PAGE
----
Have there been some benefits to the changes in the music business model that you have seen? Are more people hearing your music but less people buying? Are social networking outlets helping? Is concert attendance changing?
Less people buying for sure....big attendances in places like Moscow though. Much more word of mouth and I guess the music has to speak for itself in such a climate. Happily there are enough people there to keep us alive (although only just...)
You're entering your fourth decade! Are you able to summarize how the first, second, and third decades of operating have differed from each other?
I'm a wiser person than I was back in the early '80s...Still, for the first I'd sum it up as the "shouting" decade. Lots to let out, sometimes in a clumsy way, sometimes more poetically. Exciting for sure and I'm proud of much we achieved. Not so stable—the band collapsed like a pack of cards in 1988, but with Phil we were always going to claw our wat back.
The '90s ......the spacey decade. A big band. Ryan on the drums driving it all forward with passion and a lot of fun. Great explorations and a big sound.
The 2000s. Changes. Introverted and probably the most lyrical especially after 9/11.Also a time of great struggle as it all became a little like the early '80s again as we tried to survive. In the end two core members decided that they'd had enough of that struggle too.
The fourth decade begins with fireworks.
What is easier now than 10, 20, or 30 years ago?
What is more difficult now than 10, 20, or 30 years ago?
Simply surviving. We have to be inventive to convince people that the 58th album IS special.
"10 is this year, 11's next, 12 is when we hold our breath..." Amanda Palmer wrote a paper for college on your recurring apocalyptic themes in songs. (I think at the time she claimed aclose to 1 in 4 songs had some allusion to it!) Do you think differently in 2010 than you did, say, 20 years ago about such possibilities?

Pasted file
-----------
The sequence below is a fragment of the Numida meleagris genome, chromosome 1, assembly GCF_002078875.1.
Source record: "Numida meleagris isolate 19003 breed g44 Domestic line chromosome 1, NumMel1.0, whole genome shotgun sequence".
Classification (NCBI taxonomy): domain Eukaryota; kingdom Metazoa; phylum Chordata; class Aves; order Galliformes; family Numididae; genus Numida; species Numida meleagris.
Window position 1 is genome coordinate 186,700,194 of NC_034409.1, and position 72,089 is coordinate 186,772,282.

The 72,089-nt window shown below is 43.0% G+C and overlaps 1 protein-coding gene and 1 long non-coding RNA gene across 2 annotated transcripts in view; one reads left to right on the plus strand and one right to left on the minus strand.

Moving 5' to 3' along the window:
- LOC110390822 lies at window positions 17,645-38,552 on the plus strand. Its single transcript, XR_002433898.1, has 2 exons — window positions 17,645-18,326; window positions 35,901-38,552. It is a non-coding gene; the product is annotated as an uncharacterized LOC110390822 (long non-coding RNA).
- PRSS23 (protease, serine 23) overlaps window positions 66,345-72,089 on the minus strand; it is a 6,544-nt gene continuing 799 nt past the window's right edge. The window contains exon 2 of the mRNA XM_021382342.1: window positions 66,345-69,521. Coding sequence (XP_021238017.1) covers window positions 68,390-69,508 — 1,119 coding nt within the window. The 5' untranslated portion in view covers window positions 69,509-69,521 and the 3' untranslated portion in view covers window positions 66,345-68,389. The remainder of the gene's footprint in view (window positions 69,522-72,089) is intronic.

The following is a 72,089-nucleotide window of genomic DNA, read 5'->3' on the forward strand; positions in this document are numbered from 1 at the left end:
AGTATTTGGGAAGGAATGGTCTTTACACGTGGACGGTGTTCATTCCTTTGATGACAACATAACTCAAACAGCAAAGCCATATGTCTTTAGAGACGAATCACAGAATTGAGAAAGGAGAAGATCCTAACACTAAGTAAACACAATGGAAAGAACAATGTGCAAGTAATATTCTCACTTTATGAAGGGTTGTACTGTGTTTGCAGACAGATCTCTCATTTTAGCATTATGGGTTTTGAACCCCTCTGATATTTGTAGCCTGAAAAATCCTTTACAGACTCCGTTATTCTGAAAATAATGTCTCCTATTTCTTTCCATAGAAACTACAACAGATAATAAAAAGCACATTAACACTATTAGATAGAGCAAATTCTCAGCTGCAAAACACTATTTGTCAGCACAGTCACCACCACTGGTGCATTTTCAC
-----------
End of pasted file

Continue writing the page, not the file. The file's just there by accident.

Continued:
Hard to avoid the discussion around 2012, but I remember how terrified I was about 1975 and how nervous I was about 1999 and now? Think of a number, you can always add one...
Are you excited to be on the Halloween Dresden Dolls show at Irving Plaza?
Totally. I've experienced a few big shows with Amanda by now and the Dolls' Circus in London remains one of the highlights of my life...certainly I've never been that nervous on a stage (it was LONDON after all). Just has to be special.
You have an extensive North American tour with few days off: what do you look forward to and what do you dread?
I love America and I love the road in this great continent.I dread going to that treasured record store in say Chapel Hill, and finding it closed.
Seconds Late for the Brighton Line is out now on ROIR.
LPD on tour in North America:
Fri Oct 15 – Biltmore, Vancouver, BC
Sat Oct 16 – El Corazon, Seattle, WA
Mon Oct 18 – The Complex, Salt Lake City, UT
Tues Oct 19 – Gothic Theater, Englewood, CO
Thurs Oct 21 – Triple Rock, Minneapolis, MN
Fri Oct 22 – Double Door, Chicago, IL
Sat Oct 23 – Rumba Cafe, Columbus, OH
Sun Oct 24 – Grog Shop, Cleveland, OH
Mon Oct 25 – Magic Stick, Detroit, MI
Tues Oct 26 – Mod Club, Toronto, ON
Thurs Oct 28 – Middle East Upstairs, Cambridge, MA
Fri Oct 29 – Le Poisson Rouce, New York, NY
Sat Oct 30 – DC9, Washington, DC
Sun Oct 31 - Dresden Dolls Halloween Bash, Irving Plaza, New York, NY
Thurs Nov 4 – The Masquerade, Atlanta, GA
Sat Nov 6 – Orpheum, Tampa, FL
Tues Nov 9 – House of Blues, Dallas, TX
Wed Nov 10 – Elysium, Austin, TX
Sun Nov 14 – Rhythm Room, Scottsdale, AZ
Mon Nov 15 – The Casbah, San Diego, CA
Tues Nov 16 – Echoplex, Echo Park, CA
Fri Nov 19 & Sat Nov 20 – Cafe Du Nord, San Francisco, CA
Sun Nov 21 – Doug Fir Lounge, Portland, OR